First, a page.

Sixty-four isolates of enterococci were recovered from 20 different wards of three hospitals in Rome during a 3-year period (1997–1999) and 26 isolates were recovered from environmental sources in the same period. The initial isolation from environmental samples was done on bile-esculin azide agar incubated at 35–37°C for 24 h in 5% CO2; three colonies were randomly picked from each plate and identified to species level. Five out of the 64 human isolates were from the normal flora of healthy individuals, three being isolated from the oral cavity of healthy carriers, and two being part of the vaginal flora. The remaining 59 strains causing disease were from urinary tract infections (UTI) (12 isolates), from biliary stents (21), from the blood or endovascular devices of patients with endocarditis or endovascular infections (19), from surgical wound infections (two), from abscess (1), from ascites (one), from urinary catheter (one), and from a subhepatic drain (two). The 26 environmental isolates were recovered from seawater (eight), wastewater (12), and wells (six) in the same city. Seawater specimens were collected far from wastewater outlet. Wastewater samples were in the catchment area of the hospitals considered.

2.2 Identification

Isolates were identified to the species level according to standard biochemical tests. In cases of uncertain identification by the routine phenotypic tests PCR was performed using E. faecalis- and E. faecium-specific primers as previously described [10]. PCR results were resolved by electrophoresis on a 2% agarose gel containing 0.5 μg μl−1 of ethidium bromide.

2.3 Antimicrobial susceptibility tests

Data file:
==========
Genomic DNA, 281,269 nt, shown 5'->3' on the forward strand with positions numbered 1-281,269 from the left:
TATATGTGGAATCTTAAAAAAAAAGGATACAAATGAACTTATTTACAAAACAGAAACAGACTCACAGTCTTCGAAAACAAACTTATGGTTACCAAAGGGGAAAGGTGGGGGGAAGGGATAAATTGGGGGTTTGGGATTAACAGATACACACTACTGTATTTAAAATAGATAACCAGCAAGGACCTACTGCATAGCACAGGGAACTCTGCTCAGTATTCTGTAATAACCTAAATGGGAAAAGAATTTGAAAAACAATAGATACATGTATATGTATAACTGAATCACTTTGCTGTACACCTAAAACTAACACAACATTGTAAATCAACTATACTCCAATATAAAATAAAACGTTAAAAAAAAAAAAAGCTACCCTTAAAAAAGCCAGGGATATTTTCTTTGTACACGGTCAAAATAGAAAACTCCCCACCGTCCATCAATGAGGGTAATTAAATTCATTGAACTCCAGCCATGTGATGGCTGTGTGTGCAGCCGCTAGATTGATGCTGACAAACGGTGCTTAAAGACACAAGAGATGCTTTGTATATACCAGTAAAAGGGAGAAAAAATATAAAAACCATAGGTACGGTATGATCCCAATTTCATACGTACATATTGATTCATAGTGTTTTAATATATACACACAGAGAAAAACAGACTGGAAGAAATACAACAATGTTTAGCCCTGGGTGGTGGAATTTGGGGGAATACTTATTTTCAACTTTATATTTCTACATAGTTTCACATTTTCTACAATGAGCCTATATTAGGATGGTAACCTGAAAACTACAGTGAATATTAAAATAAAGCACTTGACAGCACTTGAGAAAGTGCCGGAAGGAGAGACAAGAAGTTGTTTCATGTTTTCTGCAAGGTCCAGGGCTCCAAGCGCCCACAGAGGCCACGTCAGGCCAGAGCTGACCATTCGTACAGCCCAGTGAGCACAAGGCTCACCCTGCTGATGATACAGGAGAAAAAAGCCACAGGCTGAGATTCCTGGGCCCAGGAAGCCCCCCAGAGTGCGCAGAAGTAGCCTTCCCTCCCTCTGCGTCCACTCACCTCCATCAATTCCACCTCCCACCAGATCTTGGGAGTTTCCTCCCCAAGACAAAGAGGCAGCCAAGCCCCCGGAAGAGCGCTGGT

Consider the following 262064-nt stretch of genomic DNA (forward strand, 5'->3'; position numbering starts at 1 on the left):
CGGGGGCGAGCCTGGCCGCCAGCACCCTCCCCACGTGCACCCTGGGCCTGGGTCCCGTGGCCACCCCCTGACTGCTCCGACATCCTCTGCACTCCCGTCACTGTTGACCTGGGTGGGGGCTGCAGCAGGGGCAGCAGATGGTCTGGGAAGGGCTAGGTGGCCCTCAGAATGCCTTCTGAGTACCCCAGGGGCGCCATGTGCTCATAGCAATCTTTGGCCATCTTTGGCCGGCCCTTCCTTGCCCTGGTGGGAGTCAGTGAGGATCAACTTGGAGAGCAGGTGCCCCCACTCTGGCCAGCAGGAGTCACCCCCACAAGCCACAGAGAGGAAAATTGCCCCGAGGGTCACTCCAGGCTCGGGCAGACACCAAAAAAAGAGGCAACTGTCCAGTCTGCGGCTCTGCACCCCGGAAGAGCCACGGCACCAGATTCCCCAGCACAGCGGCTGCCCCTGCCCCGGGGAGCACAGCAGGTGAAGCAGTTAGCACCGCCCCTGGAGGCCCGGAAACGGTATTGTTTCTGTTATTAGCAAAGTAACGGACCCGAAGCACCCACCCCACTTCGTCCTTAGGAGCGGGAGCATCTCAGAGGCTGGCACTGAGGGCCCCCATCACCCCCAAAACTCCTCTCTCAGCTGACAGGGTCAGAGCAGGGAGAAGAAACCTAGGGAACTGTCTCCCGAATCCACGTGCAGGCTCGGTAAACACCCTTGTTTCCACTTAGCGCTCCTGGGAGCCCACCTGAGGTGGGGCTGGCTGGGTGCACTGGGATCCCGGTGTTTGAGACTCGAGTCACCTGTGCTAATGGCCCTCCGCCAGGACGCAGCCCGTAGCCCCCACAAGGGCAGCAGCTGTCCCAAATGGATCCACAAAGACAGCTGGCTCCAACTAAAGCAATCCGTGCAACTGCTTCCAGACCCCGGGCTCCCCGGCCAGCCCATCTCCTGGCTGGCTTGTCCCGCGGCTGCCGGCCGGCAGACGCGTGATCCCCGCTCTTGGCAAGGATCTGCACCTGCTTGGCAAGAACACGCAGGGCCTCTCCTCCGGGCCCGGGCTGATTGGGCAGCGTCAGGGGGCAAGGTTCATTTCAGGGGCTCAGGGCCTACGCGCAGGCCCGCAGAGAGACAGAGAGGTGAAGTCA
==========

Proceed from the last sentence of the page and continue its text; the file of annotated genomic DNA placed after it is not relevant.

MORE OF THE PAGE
Fifty-four E. faecalis and 20 E. faecium isolates from clinical and environmental sources were tested by using the Kirby–Bauer or broth microdilution system according to Swenson et al. [11,12]. Antibiotics tested were ampicillin, vancomycin, teicoplanin, tetracycline, ciprofloxacin, chloramphenicol; high-level resistance (HLR) to gentamicin and streptomycin was also assessed. Isolates showing intermediate levels of susceptibility were classified as resistant.

2.4 PFGE analysis

Chromosomal SmaI restriction patterns were determined as previously described [13] using the 74 isolates for which antibiotic susceptibility tests were performed. Interpretative criteria of strain relatedness were those followed by Tenover et al. [14].

2.5 Cluster analysis

PFGE types were analyzed with Bionumerics software for Windows, version 2.5 (Applied Maths). The DNA banding patterns were normalized with lambda concatemer ladder standards. Comparison of the banding patterns was performed by the unweighted pair group method with arithmetic averages and with the Dice similarity coefficient. A tolerance of 1.5% in band position was applied during comparison of the DNA patterns.